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Mary Harada’s father lived to 102, healthy and sharp to the end. She wouldn’t mind living that long, if she could stay as mentally and physically fit as he was. “He died sitting in his chair,’’ says Harada, 80, a retired history professor who lives in West Newbury, Mass. “He was in excellent shape until his heart stopped.’’
She may, in fact, have a good chance of getting there. Longevity experts believe that extreme old age — 100 or older — runs in families, and often is strikingly apparent in families where there are several siblings or other close relatives who have reached that milestone. (Harada’s great-aunt — her father’s aunt — also lived an extremely long life, to 104.)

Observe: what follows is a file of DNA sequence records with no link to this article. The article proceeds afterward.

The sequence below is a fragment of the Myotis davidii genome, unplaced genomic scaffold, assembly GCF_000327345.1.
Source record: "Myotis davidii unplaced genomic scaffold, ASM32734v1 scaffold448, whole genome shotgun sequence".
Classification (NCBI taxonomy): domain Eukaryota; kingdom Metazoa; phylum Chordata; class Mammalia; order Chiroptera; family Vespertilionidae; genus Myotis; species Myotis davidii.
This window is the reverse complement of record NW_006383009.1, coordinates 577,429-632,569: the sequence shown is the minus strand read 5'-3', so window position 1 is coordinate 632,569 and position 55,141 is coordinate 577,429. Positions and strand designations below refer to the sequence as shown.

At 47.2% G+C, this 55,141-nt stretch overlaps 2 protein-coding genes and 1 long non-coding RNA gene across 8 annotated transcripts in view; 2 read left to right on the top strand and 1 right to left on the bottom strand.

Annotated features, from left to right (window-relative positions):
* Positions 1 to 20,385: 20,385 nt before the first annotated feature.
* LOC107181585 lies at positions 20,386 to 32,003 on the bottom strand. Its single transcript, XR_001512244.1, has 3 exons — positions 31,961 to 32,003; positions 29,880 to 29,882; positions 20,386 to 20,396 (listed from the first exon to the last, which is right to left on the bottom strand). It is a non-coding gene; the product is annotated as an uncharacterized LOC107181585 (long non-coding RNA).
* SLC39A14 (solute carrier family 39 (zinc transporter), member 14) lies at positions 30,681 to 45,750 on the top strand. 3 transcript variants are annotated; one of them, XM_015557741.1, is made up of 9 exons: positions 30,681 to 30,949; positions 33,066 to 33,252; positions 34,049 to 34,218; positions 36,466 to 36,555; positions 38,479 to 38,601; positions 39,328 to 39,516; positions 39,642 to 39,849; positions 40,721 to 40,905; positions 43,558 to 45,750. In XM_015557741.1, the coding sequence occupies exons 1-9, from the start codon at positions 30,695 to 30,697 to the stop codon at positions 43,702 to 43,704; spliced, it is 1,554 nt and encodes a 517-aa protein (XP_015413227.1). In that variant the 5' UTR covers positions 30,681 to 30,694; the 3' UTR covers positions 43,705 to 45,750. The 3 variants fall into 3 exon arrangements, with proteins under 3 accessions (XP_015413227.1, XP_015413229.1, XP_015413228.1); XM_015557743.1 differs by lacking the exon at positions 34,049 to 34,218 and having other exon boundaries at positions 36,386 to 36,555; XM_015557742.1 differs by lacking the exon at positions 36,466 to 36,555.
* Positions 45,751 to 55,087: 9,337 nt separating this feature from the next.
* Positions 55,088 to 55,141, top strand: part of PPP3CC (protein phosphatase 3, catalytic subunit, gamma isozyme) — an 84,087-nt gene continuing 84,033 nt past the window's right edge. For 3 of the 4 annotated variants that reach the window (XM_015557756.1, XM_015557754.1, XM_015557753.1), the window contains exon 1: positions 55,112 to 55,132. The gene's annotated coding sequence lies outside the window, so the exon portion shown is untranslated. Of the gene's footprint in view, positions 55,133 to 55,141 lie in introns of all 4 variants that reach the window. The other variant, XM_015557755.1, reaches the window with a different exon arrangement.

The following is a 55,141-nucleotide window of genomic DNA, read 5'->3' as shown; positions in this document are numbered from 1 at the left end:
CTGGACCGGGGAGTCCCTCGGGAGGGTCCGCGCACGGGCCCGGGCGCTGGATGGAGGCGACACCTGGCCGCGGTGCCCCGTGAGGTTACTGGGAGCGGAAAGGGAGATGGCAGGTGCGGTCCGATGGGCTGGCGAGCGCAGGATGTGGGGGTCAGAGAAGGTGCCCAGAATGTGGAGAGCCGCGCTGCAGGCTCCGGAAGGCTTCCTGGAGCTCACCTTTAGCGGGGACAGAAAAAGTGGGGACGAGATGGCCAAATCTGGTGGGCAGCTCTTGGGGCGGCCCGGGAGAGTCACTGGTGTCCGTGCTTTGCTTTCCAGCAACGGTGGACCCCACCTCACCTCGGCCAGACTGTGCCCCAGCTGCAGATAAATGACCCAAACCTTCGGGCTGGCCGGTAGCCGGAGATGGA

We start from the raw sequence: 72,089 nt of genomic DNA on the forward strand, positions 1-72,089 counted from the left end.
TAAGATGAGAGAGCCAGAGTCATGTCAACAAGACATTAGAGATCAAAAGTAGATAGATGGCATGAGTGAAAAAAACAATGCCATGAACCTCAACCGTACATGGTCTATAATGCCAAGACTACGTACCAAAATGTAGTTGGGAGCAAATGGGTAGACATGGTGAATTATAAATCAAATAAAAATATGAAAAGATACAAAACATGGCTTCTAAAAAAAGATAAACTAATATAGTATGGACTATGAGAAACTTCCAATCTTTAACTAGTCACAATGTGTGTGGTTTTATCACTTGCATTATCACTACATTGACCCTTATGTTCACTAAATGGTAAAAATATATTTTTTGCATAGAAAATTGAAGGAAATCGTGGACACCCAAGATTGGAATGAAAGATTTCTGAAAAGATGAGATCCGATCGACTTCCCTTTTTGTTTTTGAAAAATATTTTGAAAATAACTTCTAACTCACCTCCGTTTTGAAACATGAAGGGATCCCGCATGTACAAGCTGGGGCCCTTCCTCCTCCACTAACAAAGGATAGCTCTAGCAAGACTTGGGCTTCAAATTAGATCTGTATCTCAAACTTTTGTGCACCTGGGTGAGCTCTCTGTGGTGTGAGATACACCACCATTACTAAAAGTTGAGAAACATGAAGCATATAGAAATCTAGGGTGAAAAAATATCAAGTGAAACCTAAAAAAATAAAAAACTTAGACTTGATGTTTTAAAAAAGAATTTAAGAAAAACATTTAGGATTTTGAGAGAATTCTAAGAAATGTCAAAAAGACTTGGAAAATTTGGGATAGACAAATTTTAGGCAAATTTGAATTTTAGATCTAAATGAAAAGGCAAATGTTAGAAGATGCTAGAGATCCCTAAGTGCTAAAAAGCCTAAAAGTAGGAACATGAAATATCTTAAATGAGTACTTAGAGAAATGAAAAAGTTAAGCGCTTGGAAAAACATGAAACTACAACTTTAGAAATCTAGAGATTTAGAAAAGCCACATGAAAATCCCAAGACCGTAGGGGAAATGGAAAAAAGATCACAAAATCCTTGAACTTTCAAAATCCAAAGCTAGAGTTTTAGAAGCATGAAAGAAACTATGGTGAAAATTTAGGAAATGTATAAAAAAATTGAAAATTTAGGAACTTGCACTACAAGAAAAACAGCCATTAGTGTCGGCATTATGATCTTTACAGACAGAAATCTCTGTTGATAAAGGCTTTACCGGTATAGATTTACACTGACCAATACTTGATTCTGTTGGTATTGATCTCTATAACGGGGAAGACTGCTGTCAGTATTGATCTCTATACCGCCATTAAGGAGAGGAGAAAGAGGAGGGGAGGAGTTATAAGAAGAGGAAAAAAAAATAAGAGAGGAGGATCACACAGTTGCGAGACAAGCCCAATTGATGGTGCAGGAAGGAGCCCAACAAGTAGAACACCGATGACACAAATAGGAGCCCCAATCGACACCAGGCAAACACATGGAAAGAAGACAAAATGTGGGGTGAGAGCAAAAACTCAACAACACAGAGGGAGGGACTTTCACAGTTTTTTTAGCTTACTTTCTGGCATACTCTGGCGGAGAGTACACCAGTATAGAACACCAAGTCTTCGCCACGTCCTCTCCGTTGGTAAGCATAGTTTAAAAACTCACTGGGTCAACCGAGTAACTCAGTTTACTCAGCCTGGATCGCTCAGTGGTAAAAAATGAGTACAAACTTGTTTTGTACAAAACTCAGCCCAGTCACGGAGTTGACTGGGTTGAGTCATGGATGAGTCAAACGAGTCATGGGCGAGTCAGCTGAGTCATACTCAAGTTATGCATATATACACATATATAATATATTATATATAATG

Moreover, researchers are finding that many of those who live to extreme old age remain in remarkably good condition, delaying the onset of such chronic and debilitating age-related illnesses as cancer, heart disease and diabetes until close to the end of their lives, and a certain percentage don’t get them at all.
Experts attribute healthy longevity to a combination of good genes and good behaviors. Good behaviors play a greater role than genes in getting you to your mid-to-late 80s — don’t smoke or drink alcohol, exercise regularly and eat healthfully — while getting beyond 90, and to 100 or even older, probably depends more heavily on genes, they say.
Read full, original post: Do you think you’ll live to be 100? The answer may be in your genes.